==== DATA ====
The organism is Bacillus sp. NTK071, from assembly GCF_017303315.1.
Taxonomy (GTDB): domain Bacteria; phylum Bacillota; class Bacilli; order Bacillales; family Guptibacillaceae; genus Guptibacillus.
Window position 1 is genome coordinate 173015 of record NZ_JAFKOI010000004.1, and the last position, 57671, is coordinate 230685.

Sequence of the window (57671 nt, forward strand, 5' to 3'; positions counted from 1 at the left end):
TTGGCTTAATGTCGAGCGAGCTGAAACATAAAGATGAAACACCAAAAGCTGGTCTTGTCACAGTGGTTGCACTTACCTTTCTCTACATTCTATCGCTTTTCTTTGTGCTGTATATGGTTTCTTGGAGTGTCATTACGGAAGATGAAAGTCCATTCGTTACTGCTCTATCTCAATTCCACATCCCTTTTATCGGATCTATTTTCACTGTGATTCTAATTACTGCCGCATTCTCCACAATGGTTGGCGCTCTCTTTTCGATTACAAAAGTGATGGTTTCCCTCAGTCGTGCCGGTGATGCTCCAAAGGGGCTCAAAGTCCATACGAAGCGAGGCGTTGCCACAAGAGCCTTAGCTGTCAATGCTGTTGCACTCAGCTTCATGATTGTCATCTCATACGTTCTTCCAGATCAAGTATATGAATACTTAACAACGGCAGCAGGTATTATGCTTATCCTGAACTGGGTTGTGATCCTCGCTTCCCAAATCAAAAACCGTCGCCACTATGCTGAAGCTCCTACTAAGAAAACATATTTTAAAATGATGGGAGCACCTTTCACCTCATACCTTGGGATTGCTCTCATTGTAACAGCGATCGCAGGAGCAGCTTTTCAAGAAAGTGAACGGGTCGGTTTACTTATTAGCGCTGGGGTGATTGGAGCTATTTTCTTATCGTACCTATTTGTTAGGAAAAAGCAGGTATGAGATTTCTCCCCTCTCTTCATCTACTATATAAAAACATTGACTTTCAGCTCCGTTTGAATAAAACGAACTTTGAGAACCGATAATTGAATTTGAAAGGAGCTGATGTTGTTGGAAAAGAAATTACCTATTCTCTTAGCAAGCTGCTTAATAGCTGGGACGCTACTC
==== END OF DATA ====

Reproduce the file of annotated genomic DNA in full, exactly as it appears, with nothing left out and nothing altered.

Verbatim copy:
The organism is Bacillus sp. NTK071, from assembly GCF_017303315.1.
Taxonomy (GTDB): domain Bacteria; phylum Bacillota; class Bacilli; order Bacillales; family Guptibacillaceae; genus Guptibacillus.
Window position 1 is genome coordinate 173015 of record NZ_JAFKOI010000004.1, and the last position, 57671, is coordinate 230685.

Sequence of the window (57671 nt, forward strand, 5' to 3'; positions counted from 1 at the left end):
TTGGCTTAATGTCGAGCGAGCTGAAACATAAAGATGAAACACCAAAAGCTGGTCTTGTCACAGTGGTTGCACTTACCTTTCTCTACATTCTATCGCTTTTCTTTGTGCTGTATATGGTTTCTTGGAGTGTCATTACGGAAGATGAAAGTCCATTCGTTACTGCTCTATCTCAATTCCACATCCCTTTTATCGGATCTATTTTCACTGTGATTCTAATTACTGCCGCATTCTCCACAATGGTTGGCGCTCTCTTTTCGATTACAAAAGTGATGGTTTCCCTCAGTCGTGCCGGTGATGCTCCAAAGGGGCTCAAAGTCCATACGAAGCGAGGCGTTGCCACAAGAGCCTTAGCTGTCAATGCTGTTGCACTCAGCTTCATGATTGTCATCTCATACGTTCTTCCAGATCAAGTATATGAATACTTAACAACGGCAGCAGGTATTATGCTTATCCTGAACTGGGTTGTGATCCTCGCTTCCCAAATCAAAAACCGTCGCCACTATGCTGAAGCTCCTACTAAGAAAACATATTTTAAAATGATGGGAGCACCTTTCACCTCATACCTTGGGATTGCTCTCATTGTAACAGCGATCGCAGGAGCAGCTTTTCAAGAAAGTGAACGGGTCGGTTTACTTATTAGCGCTGGGGTGATTGGAGCTATTTTCTTATCGTACCTATTTGTTAGGAAAAAGCAGGTATGAGATTTCTCCCCTCTCTTCATCTACTATATAAAAACATTGACTTTCAGCTCCGTTTGAATAAAACGAACTTTGAGAACCGATAATTGAATTTGAAAGGAGCTGATGTTGTTGGAAAAGAAATTACCTATTCTCTTAGCAAGCTGCTTAATAGCTGGGACGCTACTC